A woman giving birth to a child has pain because her time has come; but when her baby is born she forgets the anguish because of her joy that a child is born into the world. So with you: Now is your time of grief, but I will see you again and you will rejoice, and no one will take away your joy. – John 16:21-22 NIV
Do we let other people take away our joy?
I know I do. I react to what they do and say, and sometimes that takes my mind off the joy I can find in Christ. When we turn our eyes upon Jesus and turn away from the actions of others, our minds reset.
Something happened at a church that I was visiting with my three-year-old son. I will not mention the name of the church, but I am mentioning this incident as an example of Christian behavior, and how we all can demonstrate the love of Jesus better.
Just as the church service was starting, I was in the cradle roll room with my son, and he was playing with the cord of a mini blind. The mini blind looked already broken, so I didn’t police him stringently.
In one of my houses, I had accordion mini blinds that did not have cords to open and close them. That style of blind is safer for children.
I told my son to stop playing with the blind, but he is a handful some sometimes, especially if I am watching him alone. I have COVID-19 Long Haulers, so sometimes I feel too tired to correct his every move. Other times I divert his attention.
In previous churches of this type that I have visited in the past, the cradle room is a room for mothers and children. It has a window into the main sanctuary, but it is separated from the main service. It is supposed to be a private place for mothers to nurse their babies (this particular church had a privacy screen for nursing mothers). The cradle roll room is normally child proofed and had toys that kids can play with if they are developmentally too young to sit quietly through a church service.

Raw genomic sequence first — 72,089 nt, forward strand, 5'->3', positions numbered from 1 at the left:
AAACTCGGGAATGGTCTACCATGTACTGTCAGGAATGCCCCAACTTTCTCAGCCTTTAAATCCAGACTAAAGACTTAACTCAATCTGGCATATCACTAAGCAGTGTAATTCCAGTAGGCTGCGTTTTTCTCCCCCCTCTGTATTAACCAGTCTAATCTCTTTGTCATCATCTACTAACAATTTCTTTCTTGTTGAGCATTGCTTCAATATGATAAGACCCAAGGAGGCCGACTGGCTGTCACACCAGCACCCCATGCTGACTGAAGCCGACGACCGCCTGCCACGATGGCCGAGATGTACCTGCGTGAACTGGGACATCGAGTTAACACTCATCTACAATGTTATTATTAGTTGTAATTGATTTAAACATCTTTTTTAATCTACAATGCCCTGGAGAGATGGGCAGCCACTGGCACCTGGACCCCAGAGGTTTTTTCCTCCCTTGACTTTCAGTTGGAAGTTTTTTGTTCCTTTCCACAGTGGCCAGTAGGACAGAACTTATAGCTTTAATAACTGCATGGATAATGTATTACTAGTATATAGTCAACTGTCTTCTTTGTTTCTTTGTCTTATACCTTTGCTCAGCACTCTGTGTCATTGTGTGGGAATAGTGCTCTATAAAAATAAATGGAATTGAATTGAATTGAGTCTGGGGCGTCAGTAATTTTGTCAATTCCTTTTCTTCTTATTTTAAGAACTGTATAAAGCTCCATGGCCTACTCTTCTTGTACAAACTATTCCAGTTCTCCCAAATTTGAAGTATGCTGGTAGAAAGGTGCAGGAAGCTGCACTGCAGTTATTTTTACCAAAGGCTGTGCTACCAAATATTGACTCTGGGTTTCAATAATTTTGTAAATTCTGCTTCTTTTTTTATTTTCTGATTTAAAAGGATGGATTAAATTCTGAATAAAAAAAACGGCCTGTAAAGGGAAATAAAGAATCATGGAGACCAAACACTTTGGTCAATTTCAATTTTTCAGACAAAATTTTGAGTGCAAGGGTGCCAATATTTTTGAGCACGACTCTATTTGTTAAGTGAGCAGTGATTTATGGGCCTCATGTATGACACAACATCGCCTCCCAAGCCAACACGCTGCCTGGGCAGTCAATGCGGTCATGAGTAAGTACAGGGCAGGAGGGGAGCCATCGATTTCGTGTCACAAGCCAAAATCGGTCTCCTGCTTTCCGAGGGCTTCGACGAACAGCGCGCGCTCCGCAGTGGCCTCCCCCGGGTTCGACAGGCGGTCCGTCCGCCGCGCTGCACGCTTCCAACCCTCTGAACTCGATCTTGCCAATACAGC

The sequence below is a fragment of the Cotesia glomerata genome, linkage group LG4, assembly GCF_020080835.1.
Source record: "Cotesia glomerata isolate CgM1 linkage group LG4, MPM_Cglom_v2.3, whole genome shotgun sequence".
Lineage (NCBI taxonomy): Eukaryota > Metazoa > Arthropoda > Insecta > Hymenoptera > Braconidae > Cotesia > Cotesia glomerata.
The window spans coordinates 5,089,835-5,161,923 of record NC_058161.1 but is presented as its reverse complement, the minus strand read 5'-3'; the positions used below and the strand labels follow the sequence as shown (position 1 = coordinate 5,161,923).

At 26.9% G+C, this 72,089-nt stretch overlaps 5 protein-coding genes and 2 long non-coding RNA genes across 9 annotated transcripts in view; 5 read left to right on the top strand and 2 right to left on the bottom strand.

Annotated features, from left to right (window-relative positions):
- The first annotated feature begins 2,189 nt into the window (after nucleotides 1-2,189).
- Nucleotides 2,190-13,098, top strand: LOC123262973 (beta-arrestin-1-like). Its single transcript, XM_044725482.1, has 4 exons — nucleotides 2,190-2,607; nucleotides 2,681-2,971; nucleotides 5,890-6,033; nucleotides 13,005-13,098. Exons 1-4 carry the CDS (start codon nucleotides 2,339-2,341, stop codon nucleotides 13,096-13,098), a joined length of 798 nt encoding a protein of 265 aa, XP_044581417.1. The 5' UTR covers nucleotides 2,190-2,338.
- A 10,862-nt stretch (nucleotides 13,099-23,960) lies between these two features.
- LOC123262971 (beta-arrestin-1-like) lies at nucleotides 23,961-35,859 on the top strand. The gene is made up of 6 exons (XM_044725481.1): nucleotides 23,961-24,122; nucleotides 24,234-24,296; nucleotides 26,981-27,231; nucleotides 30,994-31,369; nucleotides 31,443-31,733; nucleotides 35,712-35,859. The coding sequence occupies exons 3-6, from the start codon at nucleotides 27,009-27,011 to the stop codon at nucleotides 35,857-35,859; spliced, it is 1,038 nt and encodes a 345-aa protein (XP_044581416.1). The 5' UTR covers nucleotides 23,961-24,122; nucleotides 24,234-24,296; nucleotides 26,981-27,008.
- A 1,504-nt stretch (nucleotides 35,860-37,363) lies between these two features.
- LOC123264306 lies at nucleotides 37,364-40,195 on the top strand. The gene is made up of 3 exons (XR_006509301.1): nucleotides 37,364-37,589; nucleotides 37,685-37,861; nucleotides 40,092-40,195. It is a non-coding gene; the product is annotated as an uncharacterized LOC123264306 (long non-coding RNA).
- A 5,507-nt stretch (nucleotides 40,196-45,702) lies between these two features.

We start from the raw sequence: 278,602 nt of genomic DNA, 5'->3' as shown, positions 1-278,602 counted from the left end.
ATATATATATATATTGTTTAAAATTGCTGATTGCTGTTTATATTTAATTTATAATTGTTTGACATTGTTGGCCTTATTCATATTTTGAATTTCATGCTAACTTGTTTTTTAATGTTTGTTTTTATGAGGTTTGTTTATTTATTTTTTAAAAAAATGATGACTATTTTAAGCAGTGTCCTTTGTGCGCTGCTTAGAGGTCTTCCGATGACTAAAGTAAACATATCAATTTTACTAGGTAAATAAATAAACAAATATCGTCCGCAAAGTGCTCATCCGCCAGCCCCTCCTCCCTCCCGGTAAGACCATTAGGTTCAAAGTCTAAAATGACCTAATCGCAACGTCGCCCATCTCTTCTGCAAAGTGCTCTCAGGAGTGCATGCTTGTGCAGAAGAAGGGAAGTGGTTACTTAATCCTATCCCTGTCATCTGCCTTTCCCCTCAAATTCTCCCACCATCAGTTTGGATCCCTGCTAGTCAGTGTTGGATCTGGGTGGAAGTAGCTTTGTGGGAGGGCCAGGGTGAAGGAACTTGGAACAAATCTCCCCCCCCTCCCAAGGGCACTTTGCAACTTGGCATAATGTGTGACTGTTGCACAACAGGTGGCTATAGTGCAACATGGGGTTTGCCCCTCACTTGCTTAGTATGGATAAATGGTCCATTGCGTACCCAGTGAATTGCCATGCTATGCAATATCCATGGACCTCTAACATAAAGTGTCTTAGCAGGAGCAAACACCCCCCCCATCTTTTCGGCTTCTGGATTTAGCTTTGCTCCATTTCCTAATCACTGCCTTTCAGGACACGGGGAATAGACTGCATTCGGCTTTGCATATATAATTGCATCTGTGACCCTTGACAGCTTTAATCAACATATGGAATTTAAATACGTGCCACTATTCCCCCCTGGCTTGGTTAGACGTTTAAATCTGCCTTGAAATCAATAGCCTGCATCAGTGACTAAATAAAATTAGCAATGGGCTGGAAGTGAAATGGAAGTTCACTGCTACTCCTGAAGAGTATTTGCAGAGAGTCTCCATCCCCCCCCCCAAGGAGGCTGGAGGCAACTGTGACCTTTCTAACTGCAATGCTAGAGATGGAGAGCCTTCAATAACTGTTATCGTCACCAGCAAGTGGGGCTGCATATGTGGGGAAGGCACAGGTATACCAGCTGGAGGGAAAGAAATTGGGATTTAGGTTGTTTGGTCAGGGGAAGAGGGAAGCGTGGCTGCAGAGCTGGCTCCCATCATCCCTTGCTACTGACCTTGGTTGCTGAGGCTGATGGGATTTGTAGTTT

A woman from the church saw my son through the glass window in the cradle roll room, took it upon herself to cross the sanctuary, enter the room, and tell my son to stop touching the mini blind cord. She did not introduce herself, and and I felt that her behavior was so judgmental and unwelcoming that I took my son and we left.
Her behavior was completely unacceptable! I attend church for support and love, but instead I felt judged, and as if I was being observed in a fish bowl.
We all know the golden rule…”love inanimate objects as yourself,” right? No. A mini blind that is already broken is not more important than a real person. This woman clearly had her priorities straight in her mind, and felt it acceptable to correct someone else’s child. Who was this woman? And did she know that actions speak louder than words? Did she know that the message she was sending was one of prejudice, segregation, and judgment? Would it have been appropriate for her to enter the room and spank my child? Certainly not.
I was so upset about what happened that I reported it to the paster’s wife. The church leadership needed to know the way that mothers and children who are visiting are treated. The pastor’s wife told me that I did not deserve to be treated that way and it should never happen again.
In my anger regarding the incident, I wanted to lash out at the woman who made me feel unwelcome.
Jesus asks us to forgive, not retaliate, when things happen. Jesus was treated horribly by the very people who could have recognized Him as the Savior. He overcame hatred with love.
When we turn our eyes upon Jesus, we are less likely to act out of hypocrisy. Nobody is perfect, but God shows us a way to return to Him, and improve our actions to match His more and more every day. We don’t have to remain grieving. We can accept joy in Christ, regardless of our circumstances. Amen.